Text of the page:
Why Iceland is the best plaza in “the worlds” to be a woman

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Since 1975, the Nordic country has fired the trail in gender equality and now, from infancy to maternity, women and girls experience a progressive life. But how did they achieve it?

Rebekka is so tiny that, even on her tiptoes, limbs aloft, she cannot contact. So her teacher elevates her up to the unvarnished wooden ape rail. One, two, three, her classmates weigh. She hangs on, determinedly. When she reaches 10, she rushes to the dirt. I am strong, she screams proudly.

Its an everyday morning for this single-sex class of three-year-olds at Laufsborg nursery school in Reykjavik. No dolls or cup-cake decorating on the lesson scheme here. Instead, as Margrt Pla lafsdttir, the schools founder, tells me: We are instructing[ our daughters] to use their expres. We are studying them in physical forte. We are developing them in courage.

Its a fascinating approaching to education. And a popular one. In a number of countries of simply 330,000 beings, “theres” 19 such primary and nursery schools, empowering daughters from an early age.

For the past six years old, Iceland has topped the World Economic Forums gender breach index and looks likely to do so again this week. The Economist lately referred Iceland the worlds good neighbourhood for working women in comparison, the UK came in at No. 24. lafsdttirs philosophy seems to sit well with the nations progressive attainments, but her system of academies has been going for less than 20 times. So, if preschoolers trained in feminism arent the same reasons for this gender success story, what is?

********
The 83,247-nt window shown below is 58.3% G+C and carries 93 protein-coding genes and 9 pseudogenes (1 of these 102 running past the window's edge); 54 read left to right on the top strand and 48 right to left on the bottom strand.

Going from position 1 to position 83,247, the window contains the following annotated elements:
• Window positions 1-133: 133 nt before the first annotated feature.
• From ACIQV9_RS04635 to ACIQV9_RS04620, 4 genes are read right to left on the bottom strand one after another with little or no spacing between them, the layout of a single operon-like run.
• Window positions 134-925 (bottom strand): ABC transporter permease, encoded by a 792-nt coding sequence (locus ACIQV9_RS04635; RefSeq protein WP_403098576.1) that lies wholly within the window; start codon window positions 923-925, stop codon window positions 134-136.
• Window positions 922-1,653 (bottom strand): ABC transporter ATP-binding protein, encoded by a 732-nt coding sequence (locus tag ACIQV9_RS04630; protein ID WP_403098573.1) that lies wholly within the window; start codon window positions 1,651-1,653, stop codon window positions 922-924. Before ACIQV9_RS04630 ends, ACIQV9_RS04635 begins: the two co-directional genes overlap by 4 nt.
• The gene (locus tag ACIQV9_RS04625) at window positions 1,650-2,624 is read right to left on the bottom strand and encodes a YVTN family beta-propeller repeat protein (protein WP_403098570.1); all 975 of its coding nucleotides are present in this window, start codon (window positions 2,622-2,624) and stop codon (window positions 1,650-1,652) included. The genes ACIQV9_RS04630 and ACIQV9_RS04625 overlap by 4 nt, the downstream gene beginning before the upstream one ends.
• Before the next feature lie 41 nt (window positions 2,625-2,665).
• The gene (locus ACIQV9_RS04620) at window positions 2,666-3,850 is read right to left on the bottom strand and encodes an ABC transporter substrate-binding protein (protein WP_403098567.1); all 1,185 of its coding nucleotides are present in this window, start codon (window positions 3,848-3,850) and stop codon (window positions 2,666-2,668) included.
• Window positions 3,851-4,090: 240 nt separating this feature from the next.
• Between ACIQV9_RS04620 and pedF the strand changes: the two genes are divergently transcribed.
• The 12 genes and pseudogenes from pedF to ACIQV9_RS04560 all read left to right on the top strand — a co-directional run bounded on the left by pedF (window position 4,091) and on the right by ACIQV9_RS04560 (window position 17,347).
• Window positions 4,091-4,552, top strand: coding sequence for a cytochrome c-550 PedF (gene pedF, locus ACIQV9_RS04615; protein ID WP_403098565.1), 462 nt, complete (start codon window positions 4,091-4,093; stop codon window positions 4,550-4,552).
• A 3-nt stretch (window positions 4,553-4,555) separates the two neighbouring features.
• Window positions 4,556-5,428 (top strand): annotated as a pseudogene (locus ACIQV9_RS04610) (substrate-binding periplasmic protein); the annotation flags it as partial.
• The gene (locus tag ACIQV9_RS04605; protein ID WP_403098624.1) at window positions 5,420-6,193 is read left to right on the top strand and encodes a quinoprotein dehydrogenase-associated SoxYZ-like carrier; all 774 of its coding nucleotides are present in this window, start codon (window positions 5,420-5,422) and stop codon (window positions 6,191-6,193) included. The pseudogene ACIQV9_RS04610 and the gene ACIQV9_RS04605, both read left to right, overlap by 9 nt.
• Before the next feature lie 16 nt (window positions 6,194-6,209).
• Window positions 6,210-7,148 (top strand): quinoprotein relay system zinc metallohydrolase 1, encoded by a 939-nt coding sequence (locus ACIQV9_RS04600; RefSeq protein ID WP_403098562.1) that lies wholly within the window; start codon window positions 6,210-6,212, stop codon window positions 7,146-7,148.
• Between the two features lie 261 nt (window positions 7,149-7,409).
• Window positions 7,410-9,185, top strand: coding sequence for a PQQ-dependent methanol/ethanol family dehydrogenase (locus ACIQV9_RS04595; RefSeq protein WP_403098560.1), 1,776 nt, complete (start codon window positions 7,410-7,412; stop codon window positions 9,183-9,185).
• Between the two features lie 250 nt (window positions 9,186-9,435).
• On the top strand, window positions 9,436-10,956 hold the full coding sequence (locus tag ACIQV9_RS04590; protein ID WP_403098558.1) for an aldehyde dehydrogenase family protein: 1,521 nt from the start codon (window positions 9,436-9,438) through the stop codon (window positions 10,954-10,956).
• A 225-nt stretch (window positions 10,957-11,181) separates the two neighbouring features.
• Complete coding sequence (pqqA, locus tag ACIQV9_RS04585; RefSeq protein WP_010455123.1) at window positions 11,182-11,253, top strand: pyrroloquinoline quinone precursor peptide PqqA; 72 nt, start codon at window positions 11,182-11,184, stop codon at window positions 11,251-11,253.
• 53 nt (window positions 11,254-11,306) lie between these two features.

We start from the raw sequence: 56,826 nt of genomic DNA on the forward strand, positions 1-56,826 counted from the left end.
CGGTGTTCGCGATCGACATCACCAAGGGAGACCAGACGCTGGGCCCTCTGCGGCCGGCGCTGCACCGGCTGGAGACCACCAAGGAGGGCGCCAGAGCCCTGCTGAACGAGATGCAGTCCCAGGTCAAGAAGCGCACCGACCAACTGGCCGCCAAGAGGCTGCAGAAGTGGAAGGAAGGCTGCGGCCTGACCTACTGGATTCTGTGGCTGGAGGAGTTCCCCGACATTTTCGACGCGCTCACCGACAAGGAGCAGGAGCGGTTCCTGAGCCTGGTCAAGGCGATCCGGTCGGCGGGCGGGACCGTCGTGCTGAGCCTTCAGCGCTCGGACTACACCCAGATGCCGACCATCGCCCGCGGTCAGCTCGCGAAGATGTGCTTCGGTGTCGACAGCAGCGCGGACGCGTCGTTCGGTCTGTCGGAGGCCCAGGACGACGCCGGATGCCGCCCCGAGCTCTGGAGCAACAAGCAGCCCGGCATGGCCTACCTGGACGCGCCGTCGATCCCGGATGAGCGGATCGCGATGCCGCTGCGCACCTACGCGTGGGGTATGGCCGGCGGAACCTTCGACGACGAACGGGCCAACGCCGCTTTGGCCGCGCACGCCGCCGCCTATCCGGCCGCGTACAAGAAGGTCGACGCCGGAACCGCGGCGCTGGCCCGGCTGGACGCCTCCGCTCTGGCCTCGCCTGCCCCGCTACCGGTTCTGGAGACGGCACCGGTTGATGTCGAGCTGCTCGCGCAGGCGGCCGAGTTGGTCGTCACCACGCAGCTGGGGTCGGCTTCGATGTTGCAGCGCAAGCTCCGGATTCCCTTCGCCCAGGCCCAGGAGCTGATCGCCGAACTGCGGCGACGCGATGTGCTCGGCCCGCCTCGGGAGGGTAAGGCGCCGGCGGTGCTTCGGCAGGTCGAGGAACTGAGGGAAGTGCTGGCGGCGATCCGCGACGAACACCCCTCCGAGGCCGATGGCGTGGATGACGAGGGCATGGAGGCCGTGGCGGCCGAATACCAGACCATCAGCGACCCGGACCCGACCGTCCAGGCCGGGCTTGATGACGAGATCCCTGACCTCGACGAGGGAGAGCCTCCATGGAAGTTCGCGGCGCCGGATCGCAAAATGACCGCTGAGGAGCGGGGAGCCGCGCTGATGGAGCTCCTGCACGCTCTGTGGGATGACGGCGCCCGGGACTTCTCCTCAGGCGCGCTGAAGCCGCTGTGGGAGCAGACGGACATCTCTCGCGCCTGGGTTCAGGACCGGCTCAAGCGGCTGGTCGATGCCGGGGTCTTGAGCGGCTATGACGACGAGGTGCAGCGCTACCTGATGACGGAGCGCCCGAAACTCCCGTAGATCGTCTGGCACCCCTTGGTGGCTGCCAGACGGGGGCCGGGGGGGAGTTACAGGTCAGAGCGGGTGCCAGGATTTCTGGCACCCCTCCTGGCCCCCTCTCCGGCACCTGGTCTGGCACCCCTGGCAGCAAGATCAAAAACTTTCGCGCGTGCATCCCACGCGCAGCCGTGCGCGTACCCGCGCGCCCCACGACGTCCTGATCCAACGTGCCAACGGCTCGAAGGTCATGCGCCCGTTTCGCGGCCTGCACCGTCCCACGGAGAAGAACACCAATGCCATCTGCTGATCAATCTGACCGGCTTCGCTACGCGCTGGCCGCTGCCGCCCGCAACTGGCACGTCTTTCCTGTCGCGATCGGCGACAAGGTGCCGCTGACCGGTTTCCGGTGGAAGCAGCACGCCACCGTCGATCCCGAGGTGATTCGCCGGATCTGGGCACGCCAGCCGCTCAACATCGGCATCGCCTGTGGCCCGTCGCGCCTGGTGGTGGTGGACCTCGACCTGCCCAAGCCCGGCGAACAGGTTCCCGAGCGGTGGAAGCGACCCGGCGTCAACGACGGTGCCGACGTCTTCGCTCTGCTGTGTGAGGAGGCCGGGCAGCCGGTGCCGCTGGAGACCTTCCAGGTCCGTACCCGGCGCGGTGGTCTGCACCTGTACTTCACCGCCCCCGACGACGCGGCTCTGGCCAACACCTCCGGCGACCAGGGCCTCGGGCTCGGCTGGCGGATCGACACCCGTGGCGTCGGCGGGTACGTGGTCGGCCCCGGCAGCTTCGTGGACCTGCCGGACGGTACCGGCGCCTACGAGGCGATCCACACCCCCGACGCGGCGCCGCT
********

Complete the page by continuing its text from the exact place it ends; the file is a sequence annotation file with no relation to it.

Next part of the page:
History may provide us with clues. For centuries, this seafaring people women remained at home as their husbands spanned the oceans. Without guys at home, females played the roles of farmer, hunter, architect, make. They managed household business and were crucial to the countrys ability to prosper.

The Daughters of Reykjavik are a feminist rap collective who rap about gender issues. Image: ITV News

By 1975, Icelandic women were fed up. It wasnt simply that they werent being properly paid for their effort, they also were sick of the limited availability of political representation: merely nine wives has in the past won tushes in assembly. So, against the backdrop of the world feminist movement, Icelands ladies decided to take circumstances into their own hands.

An outpouring of women on to the streets was, by then, a well-trodden form of activism. In 1970, tens of thousands of women had protested on Fifth Avenue in Manhattan. In the UK, that same time, 20,000 females marched in Leeds against discriminatory wages. But what obliged Icelands day of assert on 24 October 1975 so effective was the number of women who participated. It will not only be the impact of 25,000 females which, at the time, was a fifth of the girl population that reaped on the streets of Reykjavik, but the 90% of Icelands female population who went on all-out professional and domestic strike. Teaches, nannies, office workers, housewives put down tools and didnt go to work, furnish childcare or even cook in their kitchens. All to substantiate how crucial they were.

Thordis Loa Thorhallsdottir, CEO of a tourism fellowship, was on wall street that day: I was 10 at the time, and I remember it very clearly, standing there with my mother, fighting. I can still feel the crowd and the power that was there. The large-scale meaning was that if girls dont occupation, the entire community is paralysed the whole society.

Grassroots activism at such a magnitude unsurprisingly had a significant material impact. Within five years old, the country had “the worlds” first democratically elected female chairwoman Vigdis Finnbogadottir. Now in her 80 s, this steely-eyed powerhouse tells me of the impact that day of complain had on her working careers trajectory.